Can C++ execute python? [SOLVED]



  • On 25/09/2014 at 16:28, xxxxxxxx wrote:

    User Information:
    Cinema 4D Version:   14 
    Platform:      Mac OSX  ; 
    Language(s) :     C++  ;

    ---------
    is it possible to run some Python code inside a C++ plugin?
    I mean, can I embed some Python code inside a C++ plugin so that it executes a bit of Python while being executed?



  • On 25/09/2014 at 18:34, xxxxxxxx wrote:

    I suppose that from a simple perspective, you should be able to execute a Python script from C++ using the C++ SDK.  But whether this is possible or not from the C++ SDK, I don't know.  It may be as simple as CallCommand() with the Python plugin's ID.  Have you checked the C++ SDK docs?



  • On 26/09/2014 at 01:51, xxxxxxxx wrote:

    Hi Rui,

    Python scripts can be loaded and executed with the ID_PYTHONSCRIPT node.
    The example in its documentation isn't currently complete and useful:
    'fn' variable for the ReadHyperFile() call is the filename of the script to load.
    Send MSG_SCRIPT_EXECUTE instead of MSG_SCRIPT_RETRIEVEBITMAP to execute the script.



  • On 26/09/2014 at 02:41, xxxxxxxx wrote:

    But the script had to be already typed and saved, right?
    What I was thinking was something like this:

    I have a python script, like, for example, this (this is a very simple script, just for the sake of example) :

    if __name__ == "__main__":
    return "ABC"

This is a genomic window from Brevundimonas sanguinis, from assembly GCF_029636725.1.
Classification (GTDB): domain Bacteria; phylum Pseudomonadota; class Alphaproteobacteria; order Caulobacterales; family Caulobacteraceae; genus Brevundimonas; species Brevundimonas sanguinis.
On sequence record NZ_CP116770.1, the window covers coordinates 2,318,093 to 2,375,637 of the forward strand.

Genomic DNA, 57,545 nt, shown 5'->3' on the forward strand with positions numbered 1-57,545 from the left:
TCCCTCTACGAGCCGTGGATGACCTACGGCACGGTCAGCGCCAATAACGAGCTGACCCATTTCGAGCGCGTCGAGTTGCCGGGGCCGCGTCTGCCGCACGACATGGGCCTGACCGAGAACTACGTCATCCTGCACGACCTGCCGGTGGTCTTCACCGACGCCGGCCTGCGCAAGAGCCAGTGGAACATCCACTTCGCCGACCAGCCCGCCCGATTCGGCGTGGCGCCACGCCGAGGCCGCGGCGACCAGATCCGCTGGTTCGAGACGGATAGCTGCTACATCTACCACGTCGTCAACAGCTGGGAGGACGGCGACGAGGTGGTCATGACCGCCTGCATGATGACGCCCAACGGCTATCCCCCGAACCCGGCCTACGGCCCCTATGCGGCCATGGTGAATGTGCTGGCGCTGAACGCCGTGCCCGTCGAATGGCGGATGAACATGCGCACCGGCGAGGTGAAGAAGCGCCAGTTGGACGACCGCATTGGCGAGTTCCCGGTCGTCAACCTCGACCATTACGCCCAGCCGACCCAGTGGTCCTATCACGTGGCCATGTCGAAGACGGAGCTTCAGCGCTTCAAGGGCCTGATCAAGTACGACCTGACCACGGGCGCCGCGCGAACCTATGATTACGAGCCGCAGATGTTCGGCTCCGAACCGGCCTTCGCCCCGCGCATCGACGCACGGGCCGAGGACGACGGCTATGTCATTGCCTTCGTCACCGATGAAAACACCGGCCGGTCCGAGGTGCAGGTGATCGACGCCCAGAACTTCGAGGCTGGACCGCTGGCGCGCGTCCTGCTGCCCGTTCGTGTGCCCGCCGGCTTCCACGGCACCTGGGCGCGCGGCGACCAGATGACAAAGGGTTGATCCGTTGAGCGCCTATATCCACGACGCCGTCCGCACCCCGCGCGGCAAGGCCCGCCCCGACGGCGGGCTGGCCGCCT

I would save this as, for example, test.pyp
    Then I would protect it with Cinema 4D's "Source Protector" to create a .pype and/or .pypv file.
    Then, if possible, I would like to load and run the script from C++, getting a return value.
    It would be something like:

    String result;
    result=Some_way_to_call_the_Python_Script();

    and get the result from it.
    Better yet, if was possible to pass parameters along to the script.
    Is this in any way possible?



  • On 26/09/2014 at 07:53, xxxxxxxx wrote:

    These examples are pulled from my notes.
    They seem to indicate that the file extension in each case is important.
    So you might not be able to use an encrypted python file.

    //This code loads and executes a saved coffee script file  
    //NOTE: The script file has to be saved from C4D in the .CSC file format  
      
    BaseDocument *doc = GetActiveDocument();  
      
    Filename fn = "C:\\Users\\user\\Desktop\\test.CSC";  
      
    BaseList2D *op=(BaseList2D* )AllocListNode(ID_COFFEESCRIPT);  
      
    if(op && ReadHyperFile(doc, op, fn,'scrp', nullptr) == FILEERROR_NONE)  
    {   
        op->Message(MSG_SCRIPT_EXECUTE, nullptr);  
        
        //Print's the text of the script  
        String scriptText = op->GetDataInstance()->GetString(COFFEESCRIPT_TEXT);  
        GePrint(scriptText);  
    }  
      
      //Delete the Python script node  
      blDelete(op);  
      
      
      
      
      
      
      
      
    //This is how to execute a saved Python script in R13 & R14  
    //NOTE: The script file has to be saved from C4D in the .py file format  
      
      Filename fn = "C:\\Users\\user\\Desktop\\test.py";